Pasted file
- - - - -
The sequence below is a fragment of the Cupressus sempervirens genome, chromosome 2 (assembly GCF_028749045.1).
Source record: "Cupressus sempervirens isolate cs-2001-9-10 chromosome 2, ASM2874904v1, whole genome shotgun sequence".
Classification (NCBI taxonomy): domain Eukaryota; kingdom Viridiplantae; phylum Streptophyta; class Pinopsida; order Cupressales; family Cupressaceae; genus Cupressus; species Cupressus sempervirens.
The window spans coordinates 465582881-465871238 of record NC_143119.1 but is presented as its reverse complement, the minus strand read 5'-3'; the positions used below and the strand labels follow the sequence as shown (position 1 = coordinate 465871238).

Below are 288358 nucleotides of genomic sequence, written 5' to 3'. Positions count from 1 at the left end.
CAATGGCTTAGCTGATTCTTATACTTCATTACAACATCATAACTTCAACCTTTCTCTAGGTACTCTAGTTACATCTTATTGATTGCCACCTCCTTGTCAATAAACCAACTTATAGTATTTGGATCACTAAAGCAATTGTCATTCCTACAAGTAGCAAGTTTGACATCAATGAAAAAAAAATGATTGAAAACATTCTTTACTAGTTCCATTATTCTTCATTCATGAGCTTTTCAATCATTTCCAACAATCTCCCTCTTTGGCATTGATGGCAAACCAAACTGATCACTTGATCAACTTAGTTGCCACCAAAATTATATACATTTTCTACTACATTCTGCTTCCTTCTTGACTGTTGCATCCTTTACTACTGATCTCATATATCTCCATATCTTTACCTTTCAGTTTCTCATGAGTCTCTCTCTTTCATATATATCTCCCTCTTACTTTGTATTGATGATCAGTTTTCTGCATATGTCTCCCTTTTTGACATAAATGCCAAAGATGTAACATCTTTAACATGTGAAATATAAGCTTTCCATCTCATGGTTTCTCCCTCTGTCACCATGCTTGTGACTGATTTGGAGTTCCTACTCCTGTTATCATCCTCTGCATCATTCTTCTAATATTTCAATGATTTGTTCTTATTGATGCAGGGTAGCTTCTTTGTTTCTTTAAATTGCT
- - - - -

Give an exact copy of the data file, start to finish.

The sequence below is a fragment of the Cupressus sempervirens genome, chromosome 2 (assembly GCF_028749045.1).
Source record: "Cupressus sempervirens isolate cs-2001-9-10 chromosome 2, ASM2874904v1, whole genome shotgun sequence".
Classification (NCBI taxonomy): domain Eukaryota; kingdom Viridiplantae; phylum Streptophyta; class Pinopsida; order Cupressales; family Cupressaceae; genus Cupressus; species Cupressus sempervirens.
The window spans coordinates 465582881-465871238 of record NC_143119.1 but is presented as its reverse complement, the minus strand read 5'-3'; the positions used below and the strand labels follow the sequence as shown (position 1 = coordinate 465871238).

Below are 288358 nucleotides of genomic sequence, written 5' to 3'. Positions count from 1 at the left end.
CAATGGCTTAGCTGATTCTTATACTTCATTACAACATCATAACTTCAACCTTTCTCTAGGTACTCTAGTTACATCTTATTGATTGCCACCTCCTTGTCAATAAACCAACTTATAGTATTTGGATCACTAAAGCAATTGTCATTCCTACAAGTAGCAAGTTTGACATCAATGAAAAAAAAATGATTGAAAACATTCTTTACTAGTTCCATTATTCTTCATTCATGAGCTTTTCAATCATTTCCAACAATCTCCCTCTTTGGCATTGATGGCAAACCAAACTGATCACTTGATCAACTTAGTTGCCACCAAAATTATATACATTTTCTACTACATTCTGCTTCCTTCTTGACTGTTGCATCCTTTACTACTGATCTCATATATCTCCATATCTTTACCTTTCAGTTTCTCATGAGTCTCTCTCTTTCATATATATCTCCCTCTTACTTTGTATTGATGATCAGTTTTCTGCATATGTCTCCCTTTTTGACATAAATGCCAAAGATGTAACATCTTTAACATGTGAAATATAAGCTTTCCATCTCATGGTTTCTCCCTCTGTCACCATGCTTGTGACTGATTTGGAGTTCCTACTCCTGTTATCATCCTCTGCATCATTCTTCTAATATTTCAATGATTTGTTCTTATTGATGCAGGGTAGCTTCTTTGTTTCTTTAAATTGCT